The decision of the Bahujan Samaj Party (BSP) and the Samajwadi Party (SP) to exclude the Congress from their alliance in Uttar Pradesh has had political pundits spin a what-if narrative. In the main, this narrative says the BSP-SP could be deprived of its punch if the Congress were to repeat its astonishing performance of the 2009 Lok Sabha elections in Uttar Pradesh in 2019.
In 2009, the Congress won 21 seats, SP 23, BSP 20, the Bharatiya Janata Party (BJP) 10 and the Rashtriya Lok Dal (RLD) five. But India’s grand old party is unlikely to repeat this performance as Uttar Pradesh’s extant social reality is very different today from what it was in 2009, which the what-if narrative does not take into account.
In 2009, the political parties destabilised the social plates of Uttar Pradesh through certain decisions they took before the nation voted. Among them was the admission of BJP leader Kalyan Singh into the SP.
At the same time, the state’s then foremost Kurmi leader, Beni Prasad Verma, left the SP to join the Congress. The third was in 2007 when BSP leader Mayawati took to social engineering, pulled in a significant number of upper caste, particularly Brahmin, votes and went on to win the Uttar Pradesh elections that year.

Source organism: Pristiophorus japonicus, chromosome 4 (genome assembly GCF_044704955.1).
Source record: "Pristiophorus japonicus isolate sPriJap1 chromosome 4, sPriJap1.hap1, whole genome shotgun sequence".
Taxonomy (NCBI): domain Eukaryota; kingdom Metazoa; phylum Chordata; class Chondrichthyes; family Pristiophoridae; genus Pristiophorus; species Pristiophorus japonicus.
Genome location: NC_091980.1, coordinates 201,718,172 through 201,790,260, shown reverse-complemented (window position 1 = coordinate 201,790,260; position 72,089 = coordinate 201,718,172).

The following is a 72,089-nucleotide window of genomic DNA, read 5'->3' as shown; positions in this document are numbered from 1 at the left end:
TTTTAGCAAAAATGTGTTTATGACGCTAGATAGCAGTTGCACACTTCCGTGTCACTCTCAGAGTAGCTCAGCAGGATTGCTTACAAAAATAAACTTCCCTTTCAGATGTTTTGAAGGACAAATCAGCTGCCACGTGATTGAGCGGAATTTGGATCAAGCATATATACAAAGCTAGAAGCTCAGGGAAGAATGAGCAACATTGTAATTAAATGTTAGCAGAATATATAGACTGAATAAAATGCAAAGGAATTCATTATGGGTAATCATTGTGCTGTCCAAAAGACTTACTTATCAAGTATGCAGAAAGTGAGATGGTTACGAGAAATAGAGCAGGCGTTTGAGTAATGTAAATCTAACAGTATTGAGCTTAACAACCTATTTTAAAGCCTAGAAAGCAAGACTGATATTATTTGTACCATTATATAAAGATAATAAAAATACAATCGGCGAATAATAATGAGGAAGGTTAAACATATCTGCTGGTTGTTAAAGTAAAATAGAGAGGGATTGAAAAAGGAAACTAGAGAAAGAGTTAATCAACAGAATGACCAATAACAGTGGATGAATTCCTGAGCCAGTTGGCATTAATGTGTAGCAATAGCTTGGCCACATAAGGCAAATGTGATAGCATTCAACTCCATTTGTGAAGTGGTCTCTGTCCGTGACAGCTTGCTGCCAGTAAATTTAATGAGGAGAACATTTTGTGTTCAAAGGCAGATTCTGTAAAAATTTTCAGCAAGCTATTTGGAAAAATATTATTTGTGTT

It was assumed that Mayawati’s social engineering would yield her rich dividends in the 2009 Lok Sabha elections as well. The Left, after withdrawing support from the Manmohan Singh government, had floated a Third Front.
It was thought Mayawati would take half of Uttar Pradesh’s 80 seats to become the Front’s prime ministerial nominee.
In anticipation of the announcement, Mayawati hosted a dinner for Third Front leaders in March 2009. Yet, contrary to expectations, the Front leaders desisted from going public with her nomination,